PORT ORANGE, FL, February 19, 2014 /24-7PressRelease/
-- Kimberly Verbyla has the support she needs for her son. Kimberly Verbyla is a fiercely independent woman and a caring, nurturing mother. Kimberly Verbyla's entire universe revolves around her son. While not alone, the difference between Kimberly Verbyla and other mothers is the fact that her son has autism.
The diagnoses of autism can be devastating for parents, but it is also an umbrella term with a range of severity and symptoms within the Autism Spectrum Disorders. As a child, there are a number of educational and health programs to provide children and parents with support. However, these support programs diminish and become difficult to navigate into adulthood.
is aware of this problem. As a mother, Kimberly Verbyla is eager to provide the best for her son, and helps educate society by writing about the topic as a freelance writer. While she draws attention to the topic, she still feels trepidation about her son as an adult with autism.
According to HealthDay News, "Within the next decade, at least 500,000 U.S. teens with autism will enter adulthood. Many will require access to the adult service system, which is already overburdened." The article points to a recent National Housing and Residential Supports Survey that determined the need for more housing and residential support options. Through the survey, it was determined that 70% of caregivers had no outside support when caring for someone with autism.
There is a very clear problem within our network of support: we care for children with autism, but drop many formal support programs once these children reach adulthood. This puts the burden of care on the parents and caregivers. As Kimberly Verbyla
knows too well, the support programs provided for children with autism stop at age 21.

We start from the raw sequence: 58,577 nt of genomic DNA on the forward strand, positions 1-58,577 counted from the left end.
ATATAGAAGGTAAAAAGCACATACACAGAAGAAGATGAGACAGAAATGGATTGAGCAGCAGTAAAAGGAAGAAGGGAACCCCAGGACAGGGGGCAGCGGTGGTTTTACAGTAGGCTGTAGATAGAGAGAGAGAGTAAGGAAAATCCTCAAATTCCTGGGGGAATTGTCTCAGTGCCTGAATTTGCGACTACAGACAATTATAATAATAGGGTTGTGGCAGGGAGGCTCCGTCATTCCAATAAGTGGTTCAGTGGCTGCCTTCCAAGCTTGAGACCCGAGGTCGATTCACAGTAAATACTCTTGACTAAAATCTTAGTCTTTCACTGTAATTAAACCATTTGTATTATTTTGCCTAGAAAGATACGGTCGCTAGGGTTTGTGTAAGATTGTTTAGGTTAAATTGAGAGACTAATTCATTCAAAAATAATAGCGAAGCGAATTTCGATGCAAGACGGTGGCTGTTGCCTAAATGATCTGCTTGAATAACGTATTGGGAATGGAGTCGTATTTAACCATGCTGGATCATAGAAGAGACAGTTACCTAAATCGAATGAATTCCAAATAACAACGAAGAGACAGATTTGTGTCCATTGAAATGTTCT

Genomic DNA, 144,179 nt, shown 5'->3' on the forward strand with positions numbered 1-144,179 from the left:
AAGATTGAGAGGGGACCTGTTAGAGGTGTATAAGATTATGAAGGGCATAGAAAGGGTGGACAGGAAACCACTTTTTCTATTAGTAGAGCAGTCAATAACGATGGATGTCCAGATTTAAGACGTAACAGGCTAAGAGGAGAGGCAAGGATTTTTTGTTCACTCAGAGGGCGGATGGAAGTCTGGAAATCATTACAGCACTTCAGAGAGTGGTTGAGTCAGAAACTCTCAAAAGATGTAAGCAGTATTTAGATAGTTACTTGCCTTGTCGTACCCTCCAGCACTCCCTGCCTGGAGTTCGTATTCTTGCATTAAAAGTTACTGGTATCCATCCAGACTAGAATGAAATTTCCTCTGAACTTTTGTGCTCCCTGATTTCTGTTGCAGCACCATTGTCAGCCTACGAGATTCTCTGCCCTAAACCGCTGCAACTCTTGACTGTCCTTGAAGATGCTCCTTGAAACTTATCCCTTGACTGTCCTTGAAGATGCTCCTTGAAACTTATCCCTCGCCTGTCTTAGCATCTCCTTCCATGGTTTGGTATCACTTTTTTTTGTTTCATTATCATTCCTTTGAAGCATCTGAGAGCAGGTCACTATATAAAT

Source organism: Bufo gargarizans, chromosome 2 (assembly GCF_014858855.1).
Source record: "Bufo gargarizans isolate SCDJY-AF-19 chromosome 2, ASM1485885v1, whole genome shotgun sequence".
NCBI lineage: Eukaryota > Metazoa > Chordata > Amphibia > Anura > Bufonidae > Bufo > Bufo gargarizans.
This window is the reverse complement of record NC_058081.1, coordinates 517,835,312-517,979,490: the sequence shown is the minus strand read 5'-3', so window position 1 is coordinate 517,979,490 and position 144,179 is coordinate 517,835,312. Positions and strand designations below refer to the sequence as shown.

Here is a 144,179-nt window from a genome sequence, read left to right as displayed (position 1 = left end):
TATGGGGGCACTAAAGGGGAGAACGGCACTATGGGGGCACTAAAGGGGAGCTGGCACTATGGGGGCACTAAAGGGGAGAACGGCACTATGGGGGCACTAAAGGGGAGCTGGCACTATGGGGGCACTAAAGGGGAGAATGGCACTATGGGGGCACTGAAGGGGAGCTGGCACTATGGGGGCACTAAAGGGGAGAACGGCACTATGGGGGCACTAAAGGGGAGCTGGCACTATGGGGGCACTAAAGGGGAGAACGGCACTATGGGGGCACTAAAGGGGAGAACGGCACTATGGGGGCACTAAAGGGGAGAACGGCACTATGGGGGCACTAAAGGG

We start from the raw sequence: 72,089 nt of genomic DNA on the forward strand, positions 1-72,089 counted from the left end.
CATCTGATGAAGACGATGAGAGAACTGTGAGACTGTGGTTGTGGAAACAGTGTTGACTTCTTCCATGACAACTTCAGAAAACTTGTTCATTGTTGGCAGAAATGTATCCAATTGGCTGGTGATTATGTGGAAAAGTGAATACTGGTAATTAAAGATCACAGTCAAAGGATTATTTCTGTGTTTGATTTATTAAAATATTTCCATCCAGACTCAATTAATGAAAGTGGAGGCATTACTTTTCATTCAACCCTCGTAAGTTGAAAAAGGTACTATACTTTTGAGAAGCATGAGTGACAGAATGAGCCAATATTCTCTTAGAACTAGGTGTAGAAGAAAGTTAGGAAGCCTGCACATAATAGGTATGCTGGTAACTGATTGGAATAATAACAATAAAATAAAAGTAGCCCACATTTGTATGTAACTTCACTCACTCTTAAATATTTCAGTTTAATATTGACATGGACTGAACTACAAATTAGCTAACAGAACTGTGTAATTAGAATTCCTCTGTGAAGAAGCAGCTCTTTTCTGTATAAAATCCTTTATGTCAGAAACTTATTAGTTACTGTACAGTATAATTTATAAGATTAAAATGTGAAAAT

The film "Autistic and Aging Out" points to this problem. According to an October 2013 article of The Huffington Post, "This process is known in the autistic community as 'aging out.'" Additionally, the article points out that options for care in adulthood become less clear. But routine choices include placing the now-adult in a group home, assisted living, or the continued living at home until the caregiver becomes too old to provide adequate care.
The range and scope of difficulties placed on caregivers like Kimberly Verbyla
was addressed in a recent article in Fox News Health. The article quotes the vice president of family services at Autism Speaks, saying, "Approximately 80 percent of adults with autism up to 30 years old live at home for one reason - there is not enough affordable housing available, both the physical space and the appropriate supports."
Kimberly Verbyla knows how much supervision is required when caring for children with autism. The need for supervision doesn't diminish in adulthood, and housing an adult can be financially burdensome. "Adults with autism need more residential programs; the goal is to help them live as independently as possible as an adult," says Kimberly Verbyla
. The goal of living independently for adults with autism means developing self-care skills. Kimberly Verbyla hopes more will be done soon to train professionals in residential support.About:
Kimberly Verbyla has a son with autism and writes about the subject, including the challenges caregivers have supporting an adult with autism.